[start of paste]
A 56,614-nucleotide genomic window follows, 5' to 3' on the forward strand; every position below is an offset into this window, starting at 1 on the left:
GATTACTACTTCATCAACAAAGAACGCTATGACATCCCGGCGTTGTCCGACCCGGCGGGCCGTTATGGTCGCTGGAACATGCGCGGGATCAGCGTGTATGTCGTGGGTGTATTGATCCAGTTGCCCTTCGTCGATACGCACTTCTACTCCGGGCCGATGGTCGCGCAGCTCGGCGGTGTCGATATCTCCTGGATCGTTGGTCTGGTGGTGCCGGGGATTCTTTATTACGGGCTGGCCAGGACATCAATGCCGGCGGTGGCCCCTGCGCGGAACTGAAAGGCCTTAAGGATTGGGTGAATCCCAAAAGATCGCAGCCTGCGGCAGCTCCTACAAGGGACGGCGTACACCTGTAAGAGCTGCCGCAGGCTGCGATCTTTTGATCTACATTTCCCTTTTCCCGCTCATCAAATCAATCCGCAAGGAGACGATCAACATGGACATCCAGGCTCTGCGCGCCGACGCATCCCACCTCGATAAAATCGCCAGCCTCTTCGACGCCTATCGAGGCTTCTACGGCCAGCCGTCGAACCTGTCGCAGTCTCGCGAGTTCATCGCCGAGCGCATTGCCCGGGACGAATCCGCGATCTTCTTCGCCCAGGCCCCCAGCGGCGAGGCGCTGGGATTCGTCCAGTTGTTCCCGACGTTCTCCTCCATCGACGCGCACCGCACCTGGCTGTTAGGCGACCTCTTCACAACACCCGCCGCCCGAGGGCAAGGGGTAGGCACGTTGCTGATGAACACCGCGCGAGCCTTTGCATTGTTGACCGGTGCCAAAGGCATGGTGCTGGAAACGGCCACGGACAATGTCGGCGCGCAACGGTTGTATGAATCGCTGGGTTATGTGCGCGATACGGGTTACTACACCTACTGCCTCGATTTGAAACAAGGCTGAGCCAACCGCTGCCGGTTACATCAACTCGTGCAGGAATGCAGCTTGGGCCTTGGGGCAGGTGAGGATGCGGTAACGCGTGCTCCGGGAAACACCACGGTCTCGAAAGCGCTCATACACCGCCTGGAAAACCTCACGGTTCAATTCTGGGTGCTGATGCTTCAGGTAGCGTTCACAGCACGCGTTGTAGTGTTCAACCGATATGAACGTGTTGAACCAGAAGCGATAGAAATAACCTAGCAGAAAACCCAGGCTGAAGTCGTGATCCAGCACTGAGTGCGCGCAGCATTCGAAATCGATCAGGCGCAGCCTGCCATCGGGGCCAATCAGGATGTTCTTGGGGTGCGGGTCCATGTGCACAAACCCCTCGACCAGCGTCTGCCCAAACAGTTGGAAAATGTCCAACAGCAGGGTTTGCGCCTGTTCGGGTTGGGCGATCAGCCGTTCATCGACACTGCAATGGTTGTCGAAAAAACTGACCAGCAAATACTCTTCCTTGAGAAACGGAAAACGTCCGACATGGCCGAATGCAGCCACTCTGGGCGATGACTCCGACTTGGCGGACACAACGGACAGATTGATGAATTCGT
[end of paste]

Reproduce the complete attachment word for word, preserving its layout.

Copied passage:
A 56,614-nucleotide genomic window follows, 5' to 3' on the forward strand; every position below is an offset into this window, starting at 1 on the left:
GATTACTACTTCATCAACAAAGAACGCTATGACATCCCGGCGTTGTCCGACCCGGCGGGCCGTTATGGTCGCTGGAACATGCGCGGGATCAGCGTGTATGTCGTGGGTGTATTGATCCAGTTGCCCTTCGTCGATACGCACTTCTACTCCGGGCCGATGGTCGCGCAGCTCGGCGGTGTCGATATCTCCTGGATCGTTGGTCTGGTGGTGCCGGGGATTCTTTATTACGGGCTGGCCAGGACATCAATGCCGGCGGTGGCCCCTGCGCGGAACTGAAAGGCCTTAAGGATTGGGTGAATCCCAAAAGATCGCAGCCTGCGGCAGCTCCTACAAGGGACGGCGTACACCTGTAAGAGCTGCCGCAGGCTGCGATCTTTTGATCTACATTTCCCTTTTCCCGCTCATCAAATCAATCCGCAAGGAGACGATCAACATGGACATCCAGGCTCTGCGCGCCGACGCATCCCACCTCGATAAAATCGCCAGCCTCTTCGACGCCTATCGAGGCTTCTACGGCCAGCCGTCGAACCTGTCGCAGTCTCGCGAGTTCATCGCCGAGCGCATTGCCCGGGACGAATCCGCGATCTTCTTCGCCCAGGCCCCCAGCGGCGAGGCGCTGGGATTCGTCCAGTTGTTCCCGACGTTCTCCTCCATCGACGCGCACCGCACCTGGCTGTTAGGCGACCTCTTCACAACACCCGCCGCCCGAGGGCAAGGGGTAGGCACGTTGCTGATGAACACCGCGCGAGCCTTTGCATTGTTGACCGGTGCCAAAGGCATGGTGCTGGAAACGGCCACGGACAATGTCGGCGCGCAACGGTTGTATGAATCGCTGGGTTATGTGCGCGATACGGGTTACTACACCTACTGCCTCGATTTGAAACAAGGCTGAGCCAACCGCTGCCGGTTACATCAACTCGTGCAGGAATGCAGCTTGGGCCTTGGGGCAGGTGAGGATGCGGTAACGCGTGCTCCGGGAAACACCACGGTCTCGAAAGCGCTCATACACCGCCTGGAAAACCTCACGGTTCAATTCTGGGTGCTGATGCTTCAGGTAGCGTTCACAGCACGCGTTGTAGTGTTCAACCGATATGAACGTGTTGAACCAGAAGCGATAGAAATAACCTAGCAGAAAACCCAGGCTGAAGTCGTGATCCAGCACTGAGTGCGCGCAGCATTCGAAATCGATCAGGCGCAGCCTGCCATCGGGGCCAATCAGGATGTTCTTGGGGTGCGGGTCCATGTGCACAAACCCCTCGACCAGCGTCTGCCCAAACAGTTGGAAAATGTCCAACAGCAGGGTTTGCGCCTGTTCGGGTTGGGCGATCAGCCGTTCATCGACACTGCAATGGTTGTCGAAAAAACTGACCAGCAAATACTCTTCCTTGAGAAACGGAAAACGTCCGACATGGCCGAATGCAGCCACTCTGGGCGATGACTCCGACTTGGCGGACACAACGGACAGATTGATGAATTCGT